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MDA awards $150,000 in sustainable ag grants

ST. PAUL -- The Minnesota Department of Agriculture (MDA) has awarded $150,000 in Sustainable Agriculture grants for 10 on-farm research and demonstration projects.

Available through the MDA's Sustainable Agriculture Grant Demonstration Program, the grants support three-year projects that increase farm net profits, benefit the environment and improve the farm family quality of life.

Many of this year's grantees will investigate ways to extend the growing and grazing seasons for crops and livestock:

n Michael Hamp, Wadena County, will experiment with the use of shade cloth and water misters over lettuce and herb beds to lower air temperatures in mid-summer that would result in an extended growing season.

n Dallas Flynn, Otter Tail County, will use solar energy to heat the soil in an attempt to extend the growing season for high tunnel vegetable production. If successful, this would increase the amount of vegetables produced and reduce Flynn's energy costs.

n Kelly Smith, Carlton County, will research and demonstrate the growing of hardy greens such as spinach, arugula, and carrots in unheated hoop houses under row cover to extend the vegetable growing season.

n Al Ringer, St. Louis County, will investigate conventional and non-conventional types of winter protection for crops. He will compare using commercial plant coverings vs. making his own snow cover to protect blueberries during the winter months.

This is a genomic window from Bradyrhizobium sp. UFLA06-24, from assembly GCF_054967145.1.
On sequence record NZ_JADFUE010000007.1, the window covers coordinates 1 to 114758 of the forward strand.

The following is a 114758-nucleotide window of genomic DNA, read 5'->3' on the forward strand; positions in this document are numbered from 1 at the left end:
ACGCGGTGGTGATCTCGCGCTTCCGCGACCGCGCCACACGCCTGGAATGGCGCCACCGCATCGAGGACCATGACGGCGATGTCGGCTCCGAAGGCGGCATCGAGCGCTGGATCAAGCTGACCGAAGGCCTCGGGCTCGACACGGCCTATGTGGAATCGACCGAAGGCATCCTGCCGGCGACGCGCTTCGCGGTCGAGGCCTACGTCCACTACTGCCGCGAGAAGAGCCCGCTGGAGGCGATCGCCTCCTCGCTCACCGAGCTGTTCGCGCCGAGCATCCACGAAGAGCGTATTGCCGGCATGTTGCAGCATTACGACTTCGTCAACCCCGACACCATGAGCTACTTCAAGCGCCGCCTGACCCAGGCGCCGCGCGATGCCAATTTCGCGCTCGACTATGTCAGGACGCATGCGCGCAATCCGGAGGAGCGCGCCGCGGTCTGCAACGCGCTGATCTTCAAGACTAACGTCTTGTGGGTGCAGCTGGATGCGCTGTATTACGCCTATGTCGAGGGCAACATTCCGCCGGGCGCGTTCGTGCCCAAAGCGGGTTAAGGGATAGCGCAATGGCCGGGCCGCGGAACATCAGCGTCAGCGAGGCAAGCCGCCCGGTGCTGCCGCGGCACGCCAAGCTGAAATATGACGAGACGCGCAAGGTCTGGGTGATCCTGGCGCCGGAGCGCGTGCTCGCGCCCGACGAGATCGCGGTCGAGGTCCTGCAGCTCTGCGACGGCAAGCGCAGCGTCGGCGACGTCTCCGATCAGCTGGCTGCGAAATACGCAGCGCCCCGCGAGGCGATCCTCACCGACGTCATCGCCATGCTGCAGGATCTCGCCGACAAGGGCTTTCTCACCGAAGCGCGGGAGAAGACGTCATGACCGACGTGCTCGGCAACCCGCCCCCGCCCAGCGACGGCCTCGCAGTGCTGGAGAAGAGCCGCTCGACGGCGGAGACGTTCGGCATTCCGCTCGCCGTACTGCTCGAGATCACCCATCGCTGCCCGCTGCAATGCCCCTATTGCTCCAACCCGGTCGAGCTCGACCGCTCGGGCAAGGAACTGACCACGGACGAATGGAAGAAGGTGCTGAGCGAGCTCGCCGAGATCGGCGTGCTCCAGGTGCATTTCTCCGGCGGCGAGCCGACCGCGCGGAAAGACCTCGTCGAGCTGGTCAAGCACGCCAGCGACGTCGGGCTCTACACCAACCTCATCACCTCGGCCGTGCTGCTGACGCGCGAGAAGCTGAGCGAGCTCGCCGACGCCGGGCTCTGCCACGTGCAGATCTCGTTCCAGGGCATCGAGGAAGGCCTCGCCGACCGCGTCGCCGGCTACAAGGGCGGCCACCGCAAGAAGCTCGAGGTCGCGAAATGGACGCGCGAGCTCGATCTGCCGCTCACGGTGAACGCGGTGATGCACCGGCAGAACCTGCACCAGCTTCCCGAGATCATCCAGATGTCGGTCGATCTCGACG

n Sam Kedem, Dakota County, will examine ways to extend the market season for organic strawberries.

Other projects include:

n Koua Vang and Cingie Kong, Chisago County, will design a production system to increase cultivation of the Goji berry in Minnesota similar to that grown in Asia.

n Jeff Duchene, Fillmore County, will conduct aerial seeding of winter rye into cropland to extend the grazing season. If successful, this would reduce the costs of feeding hay to over-winter cattle.

n Jerry Tourtillott, Roseau County, will demonstrate the use of warm-season grasses such as bluestem and switch grass as a source of livestock forage for both organic and conventional farms to determine if warm-season grasses increase production and profitability.

n Ryon S. Walker, Itasca and Carlton Counties, will compare conventional seeding, no-till interseeding, or broadcasting of annual cool and warm-season grasses utilizing pastures used as winter feeding areas.

n Joe Bowman and Michelle Gransee-Bowman, Scott County, will research and demonstrate strategies for managed rotational grazing by cattle, sheep, and poultry, to benefit the health of the ecosystems and the animals, while providing a diverse harvest of marketable products for farm enterprises.

Sustainable agriculture grant projects are highlighted in the MDA's annual Greenbook.

To learn more about previous projects, visit the Web site,